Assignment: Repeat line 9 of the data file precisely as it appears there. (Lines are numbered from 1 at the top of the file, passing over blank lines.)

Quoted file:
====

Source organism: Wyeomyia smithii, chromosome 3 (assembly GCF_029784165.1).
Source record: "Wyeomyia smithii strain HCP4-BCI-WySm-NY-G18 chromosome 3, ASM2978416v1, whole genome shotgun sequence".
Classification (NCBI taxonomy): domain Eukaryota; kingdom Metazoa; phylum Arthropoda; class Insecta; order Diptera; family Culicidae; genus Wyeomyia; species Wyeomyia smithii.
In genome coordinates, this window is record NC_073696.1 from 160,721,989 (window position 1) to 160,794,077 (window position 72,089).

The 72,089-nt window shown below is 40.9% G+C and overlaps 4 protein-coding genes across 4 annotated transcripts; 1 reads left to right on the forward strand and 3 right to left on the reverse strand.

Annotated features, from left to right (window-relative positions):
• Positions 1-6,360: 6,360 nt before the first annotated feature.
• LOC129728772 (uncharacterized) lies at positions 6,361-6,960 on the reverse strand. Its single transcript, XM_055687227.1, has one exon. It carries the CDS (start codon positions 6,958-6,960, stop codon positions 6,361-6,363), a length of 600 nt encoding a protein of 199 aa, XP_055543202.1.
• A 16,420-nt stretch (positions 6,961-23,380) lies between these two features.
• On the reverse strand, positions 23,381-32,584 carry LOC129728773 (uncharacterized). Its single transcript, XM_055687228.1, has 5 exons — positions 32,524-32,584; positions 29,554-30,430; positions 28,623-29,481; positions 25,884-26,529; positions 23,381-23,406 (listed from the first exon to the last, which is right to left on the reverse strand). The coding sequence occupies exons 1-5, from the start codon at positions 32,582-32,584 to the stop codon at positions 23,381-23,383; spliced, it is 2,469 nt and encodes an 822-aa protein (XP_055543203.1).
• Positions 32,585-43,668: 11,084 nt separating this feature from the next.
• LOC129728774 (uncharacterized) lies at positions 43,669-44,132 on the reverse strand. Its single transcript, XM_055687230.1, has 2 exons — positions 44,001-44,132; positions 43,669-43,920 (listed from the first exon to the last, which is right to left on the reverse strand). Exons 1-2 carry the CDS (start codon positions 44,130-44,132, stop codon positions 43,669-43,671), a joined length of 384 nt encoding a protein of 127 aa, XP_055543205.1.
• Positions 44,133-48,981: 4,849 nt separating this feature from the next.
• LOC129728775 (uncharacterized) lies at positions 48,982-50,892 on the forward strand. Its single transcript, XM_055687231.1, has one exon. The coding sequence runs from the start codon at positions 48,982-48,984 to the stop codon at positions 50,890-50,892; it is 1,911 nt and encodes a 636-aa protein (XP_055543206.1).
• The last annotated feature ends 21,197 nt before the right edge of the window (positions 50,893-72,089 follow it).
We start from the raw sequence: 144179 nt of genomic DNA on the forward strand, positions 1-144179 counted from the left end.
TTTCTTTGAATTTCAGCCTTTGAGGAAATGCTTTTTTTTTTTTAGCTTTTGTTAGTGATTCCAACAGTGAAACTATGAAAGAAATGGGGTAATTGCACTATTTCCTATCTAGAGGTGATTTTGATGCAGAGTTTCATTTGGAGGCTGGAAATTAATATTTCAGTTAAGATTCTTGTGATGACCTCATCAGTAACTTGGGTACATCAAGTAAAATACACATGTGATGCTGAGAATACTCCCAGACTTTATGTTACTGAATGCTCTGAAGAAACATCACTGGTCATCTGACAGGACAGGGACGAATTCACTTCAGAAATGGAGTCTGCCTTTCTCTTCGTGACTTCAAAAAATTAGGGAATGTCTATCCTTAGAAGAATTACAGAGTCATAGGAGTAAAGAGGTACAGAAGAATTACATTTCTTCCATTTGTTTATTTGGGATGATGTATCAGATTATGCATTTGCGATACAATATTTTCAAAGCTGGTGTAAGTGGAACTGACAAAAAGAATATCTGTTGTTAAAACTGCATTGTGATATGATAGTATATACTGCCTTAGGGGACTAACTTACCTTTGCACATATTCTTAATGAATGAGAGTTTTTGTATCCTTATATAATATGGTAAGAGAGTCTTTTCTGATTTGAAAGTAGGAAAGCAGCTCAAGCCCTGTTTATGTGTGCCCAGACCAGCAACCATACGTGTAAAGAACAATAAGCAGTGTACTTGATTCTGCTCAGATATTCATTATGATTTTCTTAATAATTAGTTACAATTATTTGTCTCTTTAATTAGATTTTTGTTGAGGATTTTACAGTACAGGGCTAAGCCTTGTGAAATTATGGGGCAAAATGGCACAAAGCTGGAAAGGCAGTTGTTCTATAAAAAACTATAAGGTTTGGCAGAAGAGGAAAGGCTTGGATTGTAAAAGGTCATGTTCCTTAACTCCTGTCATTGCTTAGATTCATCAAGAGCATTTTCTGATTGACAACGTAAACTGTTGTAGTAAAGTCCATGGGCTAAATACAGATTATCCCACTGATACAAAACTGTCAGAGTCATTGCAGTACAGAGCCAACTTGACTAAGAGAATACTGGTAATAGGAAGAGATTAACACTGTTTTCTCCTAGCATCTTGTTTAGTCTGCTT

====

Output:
• A 16,420-nt stretch (positions 6,961-23,380) lies between these two features.